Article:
This is scary stuff. This is what I would be asking the candidates about in the debate.
UPDATE: The Telegraph's story seems even scarier when paired with this column by the former head of Saddam's nuclear centrifuge program.
So what now? The dictator may be gone, but that doesn't mean the nuclear problem is behind us. Even under the watchful eyes of Saddam Hussein's security services, there were worries that our scientists might escape to other countries or sell their knowledge to the highest bidder. This expertise is even more valuable today, with nuclear technology ever more available on the black market and a proliferation of peaceful energy programs around the globe that use equipment easily converted to military use.Mahdi Obeidi explains his thinking of how the world could have thought Saddam Hussein had a nuclear program when he really didn't. Saddam himself thought he did. His portrayal of a delusional Saddam is illuminating, however, I don't think it means that Saddam was no danger. Imagine such a man still in power if he'd gotten away with staring down the United States in 2003? He could have reconstituted those programs with one word. The threat was there. That threat is now in Syria and Iran. We can't relax.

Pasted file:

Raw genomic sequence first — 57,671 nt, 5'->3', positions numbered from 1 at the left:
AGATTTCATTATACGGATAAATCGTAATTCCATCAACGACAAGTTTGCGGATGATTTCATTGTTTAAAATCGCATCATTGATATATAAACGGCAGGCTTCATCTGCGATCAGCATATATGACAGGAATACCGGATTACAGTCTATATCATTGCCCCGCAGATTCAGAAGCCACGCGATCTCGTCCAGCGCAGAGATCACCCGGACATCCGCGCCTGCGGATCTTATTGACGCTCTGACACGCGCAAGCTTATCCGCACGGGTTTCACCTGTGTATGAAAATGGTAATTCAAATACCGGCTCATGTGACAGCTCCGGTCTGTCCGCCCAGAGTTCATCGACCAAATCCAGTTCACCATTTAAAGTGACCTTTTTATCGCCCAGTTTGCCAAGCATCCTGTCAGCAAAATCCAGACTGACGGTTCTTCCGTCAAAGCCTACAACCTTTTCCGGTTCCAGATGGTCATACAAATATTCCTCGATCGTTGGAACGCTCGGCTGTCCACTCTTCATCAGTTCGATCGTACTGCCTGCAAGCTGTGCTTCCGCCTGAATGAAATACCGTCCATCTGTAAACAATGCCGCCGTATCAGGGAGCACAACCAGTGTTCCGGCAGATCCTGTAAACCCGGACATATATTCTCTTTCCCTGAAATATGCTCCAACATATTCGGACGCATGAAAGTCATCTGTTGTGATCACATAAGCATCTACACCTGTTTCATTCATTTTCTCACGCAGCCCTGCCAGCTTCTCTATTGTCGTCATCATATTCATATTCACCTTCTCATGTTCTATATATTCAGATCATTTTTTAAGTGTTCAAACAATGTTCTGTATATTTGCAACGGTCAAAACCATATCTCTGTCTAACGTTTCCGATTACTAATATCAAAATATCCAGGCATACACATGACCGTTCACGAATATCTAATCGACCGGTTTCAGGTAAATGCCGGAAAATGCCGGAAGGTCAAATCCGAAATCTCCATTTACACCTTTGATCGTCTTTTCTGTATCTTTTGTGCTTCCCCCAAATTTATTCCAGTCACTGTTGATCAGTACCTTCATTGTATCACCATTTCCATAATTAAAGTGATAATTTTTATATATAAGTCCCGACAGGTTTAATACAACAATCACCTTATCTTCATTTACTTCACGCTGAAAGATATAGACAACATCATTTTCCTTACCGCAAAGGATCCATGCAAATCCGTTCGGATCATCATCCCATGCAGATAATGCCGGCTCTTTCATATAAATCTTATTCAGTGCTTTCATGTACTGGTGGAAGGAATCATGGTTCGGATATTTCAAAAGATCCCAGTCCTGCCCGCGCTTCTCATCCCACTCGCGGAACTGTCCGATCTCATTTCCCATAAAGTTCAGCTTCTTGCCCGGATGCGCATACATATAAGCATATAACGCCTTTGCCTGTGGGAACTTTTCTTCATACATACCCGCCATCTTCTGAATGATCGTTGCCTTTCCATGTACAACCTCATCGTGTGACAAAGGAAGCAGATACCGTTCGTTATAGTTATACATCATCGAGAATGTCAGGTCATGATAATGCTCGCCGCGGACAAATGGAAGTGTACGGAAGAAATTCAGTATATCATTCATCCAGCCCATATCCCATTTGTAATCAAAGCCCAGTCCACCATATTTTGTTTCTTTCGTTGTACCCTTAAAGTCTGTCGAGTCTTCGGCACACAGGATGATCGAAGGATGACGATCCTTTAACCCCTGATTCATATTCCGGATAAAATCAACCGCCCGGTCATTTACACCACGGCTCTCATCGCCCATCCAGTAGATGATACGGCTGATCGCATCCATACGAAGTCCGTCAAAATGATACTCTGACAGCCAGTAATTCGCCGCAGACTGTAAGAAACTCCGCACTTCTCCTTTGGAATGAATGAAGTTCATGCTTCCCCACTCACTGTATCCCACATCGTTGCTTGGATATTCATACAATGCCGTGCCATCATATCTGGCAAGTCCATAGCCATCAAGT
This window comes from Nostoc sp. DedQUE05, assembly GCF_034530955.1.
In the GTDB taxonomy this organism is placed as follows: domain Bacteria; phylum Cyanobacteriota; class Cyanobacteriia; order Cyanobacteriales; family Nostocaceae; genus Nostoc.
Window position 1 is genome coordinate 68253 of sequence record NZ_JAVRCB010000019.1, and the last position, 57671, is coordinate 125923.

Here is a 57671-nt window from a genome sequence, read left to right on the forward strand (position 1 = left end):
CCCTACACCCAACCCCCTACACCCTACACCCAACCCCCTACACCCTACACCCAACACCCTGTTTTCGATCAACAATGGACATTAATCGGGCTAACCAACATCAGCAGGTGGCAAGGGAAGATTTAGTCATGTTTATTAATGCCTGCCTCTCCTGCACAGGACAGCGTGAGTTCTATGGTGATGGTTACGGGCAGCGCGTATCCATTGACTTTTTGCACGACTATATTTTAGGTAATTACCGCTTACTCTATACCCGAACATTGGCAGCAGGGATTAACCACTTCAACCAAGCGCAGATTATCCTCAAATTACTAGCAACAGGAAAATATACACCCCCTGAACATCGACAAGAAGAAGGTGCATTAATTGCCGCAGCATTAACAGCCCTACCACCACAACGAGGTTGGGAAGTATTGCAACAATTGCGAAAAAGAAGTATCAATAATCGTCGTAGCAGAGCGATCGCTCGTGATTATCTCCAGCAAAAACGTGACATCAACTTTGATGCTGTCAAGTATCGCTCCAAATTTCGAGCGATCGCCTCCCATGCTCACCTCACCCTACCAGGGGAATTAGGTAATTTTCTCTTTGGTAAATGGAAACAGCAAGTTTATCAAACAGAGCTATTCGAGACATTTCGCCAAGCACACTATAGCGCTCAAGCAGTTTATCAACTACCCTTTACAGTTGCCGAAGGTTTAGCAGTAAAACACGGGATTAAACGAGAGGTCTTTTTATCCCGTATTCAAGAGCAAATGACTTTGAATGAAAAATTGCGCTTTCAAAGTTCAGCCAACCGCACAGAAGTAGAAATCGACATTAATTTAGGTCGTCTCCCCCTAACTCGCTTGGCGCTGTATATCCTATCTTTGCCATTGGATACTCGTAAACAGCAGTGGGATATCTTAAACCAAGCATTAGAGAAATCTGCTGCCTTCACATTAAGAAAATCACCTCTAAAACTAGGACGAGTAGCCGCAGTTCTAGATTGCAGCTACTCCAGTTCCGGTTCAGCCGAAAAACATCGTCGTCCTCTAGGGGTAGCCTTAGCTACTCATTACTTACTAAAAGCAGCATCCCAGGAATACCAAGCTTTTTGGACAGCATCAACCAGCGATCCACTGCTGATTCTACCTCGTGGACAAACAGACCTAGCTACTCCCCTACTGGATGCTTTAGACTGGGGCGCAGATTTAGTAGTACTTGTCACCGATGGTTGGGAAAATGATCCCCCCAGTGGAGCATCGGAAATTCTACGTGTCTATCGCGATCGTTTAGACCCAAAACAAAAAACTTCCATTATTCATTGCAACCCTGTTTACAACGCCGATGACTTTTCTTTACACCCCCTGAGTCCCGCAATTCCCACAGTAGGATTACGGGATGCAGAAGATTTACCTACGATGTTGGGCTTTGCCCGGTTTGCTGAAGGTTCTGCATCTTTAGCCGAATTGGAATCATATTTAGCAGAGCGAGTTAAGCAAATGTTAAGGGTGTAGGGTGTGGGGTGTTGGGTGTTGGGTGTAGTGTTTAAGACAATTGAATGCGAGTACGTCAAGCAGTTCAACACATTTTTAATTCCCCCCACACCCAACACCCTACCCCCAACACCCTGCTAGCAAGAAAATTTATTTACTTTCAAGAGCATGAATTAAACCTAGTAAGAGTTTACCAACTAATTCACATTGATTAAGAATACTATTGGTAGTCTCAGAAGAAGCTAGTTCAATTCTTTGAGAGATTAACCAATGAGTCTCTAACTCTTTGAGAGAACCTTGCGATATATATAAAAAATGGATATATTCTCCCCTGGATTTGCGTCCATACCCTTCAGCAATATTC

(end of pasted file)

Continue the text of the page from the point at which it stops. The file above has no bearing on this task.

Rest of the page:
Hundreds of my former staff members and fellow scientists possess knowledge that could be useful to a rogue nation eager for a covert nuclear weapons program. The vast majority are technicians who, like the rest of us, care first about their families and their livelihoods. It is vital that the United States ensure they get good and constructive jobs in postwar Iraq. The most accomplished of my former colleagues could be brought, at least temporarily, to the West and placed at universities, research labs and private companies.